The Washington Post Co. said yesterday it has agreed to acquire 17 percent of Cowles Media Co., publisher of the Minneapolis Star and Tribune newspaper, from dissident Cowles stockholder Kingsley H. Murphy Jr.
Terms of the transaction were not disclosed. The thinly traded Cowles Media stock jumped $40 a share yesterday, with a block in excess of 10,000 shares changing hands at $120 a share, according to Gordon Bowles, a stockbroker with Piper Jaffray & Hopwood.
At that price, the cost to The Post Co. would have been about $64 million.
According to documents filed in a lawsuit by Murphy's family against Cowles Media, Kingsley Murphy said The Post made a preliminary offer in early January to buy his family's shares for about $45 million to $60 million, or $85 to $113 a share.
A spokesman for The Post Co. said yesterday the purchase of Murphy's stock was for investment purposes only. Securities industry experts said they believe The Post Co. purchased the 17 percent block with the hope that it might be able to acquire the rest of Cowles Media at some point in the future.
While about half of Cowles Media stock is held in a trust and the company repeatedly has said it is not for sale, speculation that it might be sold has increased recently. The Cowles family decided in December to sell another company it controls, The Des Moines Register and Tribune Co., after making similar statements that it was not for sale.
Gannett Co. Inc., publisher of USA Today and the nation's largest newspaper chain, was the winning bidder for The Register Co.'s newspaper operations, with an aggressive $200 million offer.
The announcement by The Post Co. yesterday came just one day before First Boston Corp., The Register Co.'s investment banker, is to receive preliminary bids from parties interested in buying a 14.3 percent block of Cowles Media stock owned by The Register. The Cowles Media stock was not part of the Gannett purchase.
The Register Co. is trying to decide, as it moves ahead with its liquidation, whether to sell the stock to a single party or distribute it broadly to Register stockholders.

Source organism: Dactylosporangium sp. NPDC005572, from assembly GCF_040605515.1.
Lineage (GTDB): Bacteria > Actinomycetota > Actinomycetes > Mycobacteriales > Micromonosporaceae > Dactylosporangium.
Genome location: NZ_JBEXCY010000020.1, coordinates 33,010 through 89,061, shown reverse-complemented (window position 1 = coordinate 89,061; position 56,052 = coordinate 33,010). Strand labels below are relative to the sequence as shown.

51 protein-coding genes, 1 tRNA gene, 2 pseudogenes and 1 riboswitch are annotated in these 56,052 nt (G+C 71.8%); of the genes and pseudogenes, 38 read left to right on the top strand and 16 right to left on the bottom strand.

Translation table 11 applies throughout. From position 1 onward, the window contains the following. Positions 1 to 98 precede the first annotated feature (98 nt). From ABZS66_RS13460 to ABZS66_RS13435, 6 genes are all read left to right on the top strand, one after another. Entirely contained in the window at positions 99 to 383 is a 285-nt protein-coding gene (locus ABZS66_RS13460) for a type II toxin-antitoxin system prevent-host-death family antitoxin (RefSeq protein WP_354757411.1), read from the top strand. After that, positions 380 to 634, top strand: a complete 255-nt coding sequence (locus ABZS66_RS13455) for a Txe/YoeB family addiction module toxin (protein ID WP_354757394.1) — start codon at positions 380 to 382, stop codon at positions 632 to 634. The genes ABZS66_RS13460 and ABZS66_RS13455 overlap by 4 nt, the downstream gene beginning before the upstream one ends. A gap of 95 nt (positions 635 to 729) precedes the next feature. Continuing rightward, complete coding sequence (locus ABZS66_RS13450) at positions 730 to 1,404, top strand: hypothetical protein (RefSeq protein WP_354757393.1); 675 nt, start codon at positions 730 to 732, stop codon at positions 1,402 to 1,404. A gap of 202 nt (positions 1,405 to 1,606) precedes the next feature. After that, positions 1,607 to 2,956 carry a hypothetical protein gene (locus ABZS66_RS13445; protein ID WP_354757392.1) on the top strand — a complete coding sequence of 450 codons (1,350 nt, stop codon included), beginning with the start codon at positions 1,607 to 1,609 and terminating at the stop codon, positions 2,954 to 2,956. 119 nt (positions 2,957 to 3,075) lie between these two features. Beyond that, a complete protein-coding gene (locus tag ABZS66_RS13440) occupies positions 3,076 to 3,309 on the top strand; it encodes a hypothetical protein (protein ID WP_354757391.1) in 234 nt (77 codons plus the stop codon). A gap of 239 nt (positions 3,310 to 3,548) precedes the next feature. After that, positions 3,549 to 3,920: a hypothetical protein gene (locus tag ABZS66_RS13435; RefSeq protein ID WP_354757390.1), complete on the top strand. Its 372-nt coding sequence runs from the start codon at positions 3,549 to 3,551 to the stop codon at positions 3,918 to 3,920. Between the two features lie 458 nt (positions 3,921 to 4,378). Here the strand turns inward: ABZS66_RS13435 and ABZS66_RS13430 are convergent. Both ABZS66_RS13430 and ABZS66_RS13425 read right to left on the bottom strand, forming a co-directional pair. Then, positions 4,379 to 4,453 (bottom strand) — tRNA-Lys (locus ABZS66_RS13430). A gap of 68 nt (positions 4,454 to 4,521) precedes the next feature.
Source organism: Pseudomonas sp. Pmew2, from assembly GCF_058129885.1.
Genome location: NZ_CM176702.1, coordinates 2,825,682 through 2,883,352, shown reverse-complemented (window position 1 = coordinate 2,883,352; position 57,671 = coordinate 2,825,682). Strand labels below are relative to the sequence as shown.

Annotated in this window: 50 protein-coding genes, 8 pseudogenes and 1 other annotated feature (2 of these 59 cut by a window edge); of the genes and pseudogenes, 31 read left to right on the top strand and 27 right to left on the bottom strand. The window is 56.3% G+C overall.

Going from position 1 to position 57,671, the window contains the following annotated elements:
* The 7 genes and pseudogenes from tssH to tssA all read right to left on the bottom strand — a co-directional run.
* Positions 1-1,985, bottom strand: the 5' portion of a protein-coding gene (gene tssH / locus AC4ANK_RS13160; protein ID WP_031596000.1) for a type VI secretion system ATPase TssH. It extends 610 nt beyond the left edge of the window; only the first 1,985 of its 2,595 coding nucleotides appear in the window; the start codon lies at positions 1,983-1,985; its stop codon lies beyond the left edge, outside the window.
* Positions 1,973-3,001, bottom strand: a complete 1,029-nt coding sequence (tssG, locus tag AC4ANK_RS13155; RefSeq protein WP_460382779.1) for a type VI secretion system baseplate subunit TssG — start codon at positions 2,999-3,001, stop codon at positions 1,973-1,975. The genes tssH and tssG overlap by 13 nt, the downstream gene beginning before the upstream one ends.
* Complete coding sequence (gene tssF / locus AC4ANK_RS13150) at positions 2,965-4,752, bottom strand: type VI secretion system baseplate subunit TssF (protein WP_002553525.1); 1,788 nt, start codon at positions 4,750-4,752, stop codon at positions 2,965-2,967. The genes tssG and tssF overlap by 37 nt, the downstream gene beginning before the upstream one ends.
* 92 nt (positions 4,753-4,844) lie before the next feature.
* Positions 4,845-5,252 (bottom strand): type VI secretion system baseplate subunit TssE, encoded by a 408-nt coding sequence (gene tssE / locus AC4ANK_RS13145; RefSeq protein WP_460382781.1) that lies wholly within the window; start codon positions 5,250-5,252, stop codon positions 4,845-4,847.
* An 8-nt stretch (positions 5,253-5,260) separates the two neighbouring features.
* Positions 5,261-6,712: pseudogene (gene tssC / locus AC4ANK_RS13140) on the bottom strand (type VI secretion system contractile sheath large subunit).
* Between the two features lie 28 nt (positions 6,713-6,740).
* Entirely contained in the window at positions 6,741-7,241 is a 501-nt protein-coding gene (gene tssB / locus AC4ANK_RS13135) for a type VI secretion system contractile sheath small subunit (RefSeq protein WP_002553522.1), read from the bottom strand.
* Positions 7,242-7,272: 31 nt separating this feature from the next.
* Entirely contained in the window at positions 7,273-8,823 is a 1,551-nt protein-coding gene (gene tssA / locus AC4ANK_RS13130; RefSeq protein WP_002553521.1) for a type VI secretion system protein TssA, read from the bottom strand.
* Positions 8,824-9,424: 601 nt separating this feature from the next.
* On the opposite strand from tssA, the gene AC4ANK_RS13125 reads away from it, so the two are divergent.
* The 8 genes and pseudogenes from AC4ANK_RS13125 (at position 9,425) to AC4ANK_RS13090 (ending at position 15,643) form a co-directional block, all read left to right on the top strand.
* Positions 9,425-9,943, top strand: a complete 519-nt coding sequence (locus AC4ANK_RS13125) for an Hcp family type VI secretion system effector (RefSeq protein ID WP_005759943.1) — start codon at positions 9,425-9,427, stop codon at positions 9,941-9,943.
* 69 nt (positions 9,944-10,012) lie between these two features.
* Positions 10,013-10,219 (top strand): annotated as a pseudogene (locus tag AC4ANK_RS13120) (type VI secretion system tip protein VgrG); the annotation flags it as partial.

Register Chairman David Kruidenier, who also is chairman of Cowles Media, said yesterday he hopes a decision on what to do with the 14.3 percent block will be made by March 25, when The Register Co.'s directors meet.
Several securities industry experts said they believe The Post will bid aggressively for the 14.3 percent block, because a winning bid would give it a 31 percent stake in Cowles Media. "If they end up with 31 percent, I'd be surprised if they didn't end up with the whole thing eventually," said one Wall Street expert.
Kruidenier issued the following statement to Cowles employes in Minneapolis yesterday:
"We have learned this morning that The Washington Post Co. has agreed to purchase the 17.1 percent interest in Cowles Media Co. held by Kingsley H. Murphy Jr. and his family. Financial details of the transaction were not disclosed.
"This purchase in no way changes the position of the voting trust [owners of more than 50 percent of Cowles Media voting shares]: The company has not been for sale and is not for sale now. While we have had no discussions with The Post about their purchase, we are sure that they understand our position about the future of Cowles Media.
"The stock owned by the Murphy family has been for sale for a number of months. We are glad to have the matter resolved and are delighted that a company of the stature of The Post wants to make this long-term investment in this company."
Kruidenier also said yesterday that an announcement Feb. 26 by Cowles Media that it plans to invest about $110 million in a new satellite plant and presses can be regarded as symbolic of the company's plans to remain under current ownership.
In addition to the Minneapolis Star and Tribune newspaper, which has a circulation of 372,000, Cowles Media owns the Rapid City Journal in South Dakota, the Great Falls Tribune in Montana, the South Idaho Press in Burley; a group of suburban newspapers in Denver, and a commercial and directory printing business.